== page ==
The consistent Indian threat to Pakistan’s security led Pakistan to develop a nuclear response to Indian acquisition of nuclear weapons in 1974 to maintain the balance of power and ward off Indian hegemonic designs. Despite Pakistan’s efforts and calls by the international community, India refused negotiated settlements of disputes. This has kept the pot simmering, maintaining an uneasy peace in the region. In the absence of progress in resolving the root causes of tensions, recent assurances by Obama and Singh, that India poses no threat to Pakistan – were rejected outright in Pakistan.

    The US has used Pakistan for its own geopolitical objectives in the past during the cold war, to drive the Soviets out of Afghanistan in the 1980s and then for its war on terror in Afghanistan after 9/11. While it aided and equipped Pakistan for the role it wanted Pakistan to play, Pakistan’s relationship with the US has swung from being the ‘most allied ally’ to being the “most neglected ally” and then to being the ‘most sanctioned ally’, depending upon how much the US needed Pakistan’s services at any given time. In Pakistan, the US has come to be perceived as most unreliable and is viewed with deep suspicion.

    Presently, the deepening U.S. relations with India result from the changing American perspective of the region. India could prove to be a huge market for American high tech goods and weapon systems in the future. Also its growing nuclear and military strength coupled with regional ambitions could be useful to the US as its proxy for policing the region.

    Realizing that he cannot maintain a military presence in Afghanistan for long, Obama needs to install a proxy power there too when he decides to pull out, most likely by 2011. India fits the bill. The US expects India to keep the government in Kabul under check, keep peace among warring factions and protect American interests.

    India has its own interests too. The nuclear deterrence will not allow India to launch military aggression against Pakistan, but it can work for the dismemberment of Pakistan by promoting an Eastern Pakistan style insurgency in Balochistan and by continuing to squeeze Pakistan on the western border using rogue elements from the tribal belt. It has already begun to position its troops there under cover of “development work”.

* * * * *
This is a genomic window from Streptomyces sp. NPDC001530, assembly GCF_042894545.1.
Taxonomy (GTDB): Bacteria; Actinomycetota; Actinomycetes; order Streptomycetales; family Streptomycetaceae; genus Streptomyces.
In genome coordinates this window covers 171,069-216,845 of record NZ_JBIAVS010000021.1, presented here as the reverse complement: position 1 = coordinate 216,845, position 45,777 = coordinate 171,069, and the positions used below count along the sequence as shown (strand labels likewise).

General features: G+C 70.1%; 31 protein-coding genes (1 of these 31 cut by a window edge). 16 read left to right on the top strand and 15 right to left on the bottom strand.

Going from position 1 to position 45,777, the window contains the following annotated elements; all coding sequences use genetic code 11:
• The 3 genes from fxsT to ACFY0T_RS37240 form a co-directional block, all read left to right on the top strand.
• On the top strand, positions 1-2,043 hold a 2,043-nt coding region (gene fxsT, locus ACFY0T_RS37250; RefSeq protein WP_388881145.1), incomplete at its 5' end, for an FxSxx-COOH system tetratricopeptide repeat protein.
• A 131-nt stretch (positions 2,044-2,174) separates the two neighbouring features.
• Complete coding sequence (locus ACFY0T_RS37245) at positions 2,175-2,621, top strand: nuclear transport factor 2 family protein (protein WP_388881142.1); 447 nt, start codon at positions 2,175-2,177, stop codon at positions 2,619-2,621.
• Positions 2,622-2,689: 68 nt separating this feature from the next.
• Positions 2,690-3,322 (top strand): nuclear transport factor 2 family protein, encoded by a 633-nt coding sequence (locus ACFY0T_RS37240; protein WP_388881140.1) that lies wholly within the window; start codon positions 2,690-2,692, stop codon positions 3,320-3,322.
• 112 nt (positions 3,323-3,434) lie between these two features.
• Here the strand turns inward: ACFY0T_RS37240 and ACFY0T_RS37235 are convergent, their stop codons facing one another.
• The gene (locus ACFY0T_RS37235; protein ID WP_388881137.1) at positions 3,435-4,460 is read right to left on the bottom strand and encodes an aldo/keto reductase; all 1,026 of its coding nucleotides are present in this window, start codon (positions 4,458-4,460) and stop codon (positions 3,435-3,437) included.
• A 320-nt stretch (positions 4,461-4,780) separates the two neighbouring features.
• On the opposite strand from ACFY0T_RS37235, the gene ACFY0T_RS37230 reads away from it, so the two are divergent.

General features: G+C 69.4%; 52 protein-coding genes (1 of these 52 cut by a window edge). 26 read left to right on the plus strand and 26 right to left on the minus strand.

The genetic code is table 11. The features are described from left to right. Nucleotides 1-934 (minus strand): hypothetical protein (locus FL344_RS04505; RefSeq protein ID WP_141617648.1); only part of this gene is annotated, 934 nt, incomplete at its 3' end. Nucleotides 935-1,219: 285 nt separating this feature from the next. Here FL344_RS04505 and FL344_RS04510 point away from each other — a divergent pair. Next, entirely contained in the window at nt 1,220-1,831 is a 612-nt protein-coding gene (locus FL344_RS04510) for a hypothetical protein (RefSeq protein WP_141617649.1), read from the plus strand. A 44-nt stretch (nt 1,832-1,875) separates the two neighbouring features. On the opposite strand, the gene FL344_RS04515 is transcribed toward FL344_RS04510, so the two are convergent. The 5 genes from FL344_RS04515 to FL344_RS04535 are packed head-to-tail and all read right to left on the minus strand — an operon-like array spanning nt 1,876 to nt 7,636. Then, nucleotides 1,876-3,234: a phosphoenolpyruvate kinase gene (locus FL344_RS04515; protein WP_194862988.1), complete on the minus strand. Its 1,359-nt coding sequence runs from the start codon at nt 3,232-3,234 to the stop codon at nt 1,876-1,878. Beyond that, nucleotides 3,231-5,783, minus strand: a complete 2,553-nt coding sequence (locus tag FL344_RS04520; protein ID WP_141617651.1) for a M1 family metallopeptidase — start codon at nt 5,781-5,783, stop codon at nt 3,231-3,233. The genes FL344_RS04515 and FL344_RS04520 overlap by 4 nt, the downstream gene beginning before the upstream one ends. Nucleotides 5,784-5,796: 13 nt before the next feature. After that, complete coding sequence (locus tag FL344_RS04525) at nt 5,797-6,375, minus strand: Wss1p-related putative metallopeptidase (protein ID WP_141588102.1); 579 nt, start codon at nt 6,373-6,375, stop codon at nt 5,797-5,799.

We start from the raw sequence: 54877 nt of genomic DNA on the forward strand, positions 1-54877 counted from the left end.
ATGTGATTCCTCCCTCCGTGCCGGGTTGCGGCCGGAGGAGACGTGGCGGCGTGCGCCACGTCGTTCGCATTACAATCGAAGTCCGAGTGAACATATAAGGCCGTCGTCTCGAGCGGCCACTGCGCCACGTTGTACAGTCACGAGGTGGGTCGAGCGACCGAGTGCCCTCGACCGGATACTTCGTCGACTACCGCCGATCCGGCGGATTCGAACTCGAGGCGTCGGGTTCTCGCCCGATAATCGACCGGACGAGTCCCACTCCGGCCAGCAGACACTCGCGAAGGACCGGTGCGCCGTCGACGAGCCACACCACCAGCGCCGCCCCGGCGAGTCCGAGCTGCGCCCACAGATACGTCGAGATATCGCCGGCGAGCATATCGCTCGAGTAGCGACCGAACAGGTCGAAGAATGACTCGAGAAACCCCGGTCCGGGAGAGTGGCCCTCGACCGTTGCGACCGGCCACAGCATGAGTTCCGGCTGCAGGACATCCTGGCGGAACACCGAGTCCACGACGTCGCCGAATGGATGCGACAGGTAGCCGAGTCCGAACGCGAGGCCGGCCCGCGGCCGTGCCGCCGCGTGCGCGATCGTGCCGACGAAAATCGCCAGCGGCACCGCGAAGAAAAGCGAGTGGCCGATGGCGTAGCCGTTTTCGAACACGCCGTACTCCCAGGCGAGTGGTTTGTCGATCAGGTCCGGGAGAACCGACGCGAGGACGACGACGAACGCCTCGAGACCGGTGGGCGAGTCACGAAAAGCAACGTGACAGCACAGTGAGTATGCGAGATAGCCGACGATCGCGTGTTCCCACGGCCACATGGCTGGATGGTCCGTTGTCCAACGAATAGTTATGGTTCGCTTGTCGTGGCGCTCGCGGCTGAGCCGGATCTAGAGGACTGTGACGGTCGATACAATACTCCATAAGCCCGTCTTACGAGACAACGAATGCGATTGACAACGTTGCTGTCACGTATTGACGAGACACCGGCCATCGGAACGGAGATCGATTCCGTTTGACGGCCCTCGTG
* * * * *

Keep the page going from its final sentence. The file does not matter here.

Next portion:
The belief that India can hold the fort for the US is a fallacy. If the Afghans, who fiercely oppose foreign occupiers whom they have thrown out unceremoniously in the past and if the U.S. is also on the verge of withdrawal, what makes anyone think that Indian forces would be welcome to stay? Besides, the Taliban, who are bound to gain political influence in Kabul sooner or later, will reject Indian military presence on their soil, as it will represent American interests.

    This Indo-US partnership, which seeks to serve divergent geopolitical objectives and is based on taking advantage of one and other, will neither be smooth nor lasting. Above all, it will seriously jeopardize peace in South Asia by alienating Pakistan and adding to its existing tensions with India. This will also ring alarm bells in Tehran and Beijing.

    As of now in the current US matrix, cordial Sino-US relations are very important for a variety of reasons, mainly owing to U.S. reliance on Chinese economic support and that will not end any time soon. It is clearly not feasible for Obama to promote relations with India at the cost of its relations with China.

    But this will not sit well with a sensitive India, given the history of Sino-Indian rivalry. Only recently the Indian officials, says a Washington Post report, in an outburst of Brahmanic self importance expressed concern that New Delhi has suddenly been relegated to the second tier of U.S.-Asian relations because Obama did not mention India in his speech on US relations in Asia recently. The speech was delivered in Tokyo and focused on the Asia-Pacific region and not South Asia. This, the Indians believe, is Obama’s failure to recognize India’s broader regional aspirations, something that the Bush administration had encouraged. The Indians were upset that “Washington was leaning too closely to China”.

    Then to India’s chagrin came a call made through the joint statement on conclusion of Obama’s visit to China, in which Obama suggested that Beijing mediate between India and Pakistan. The statement said,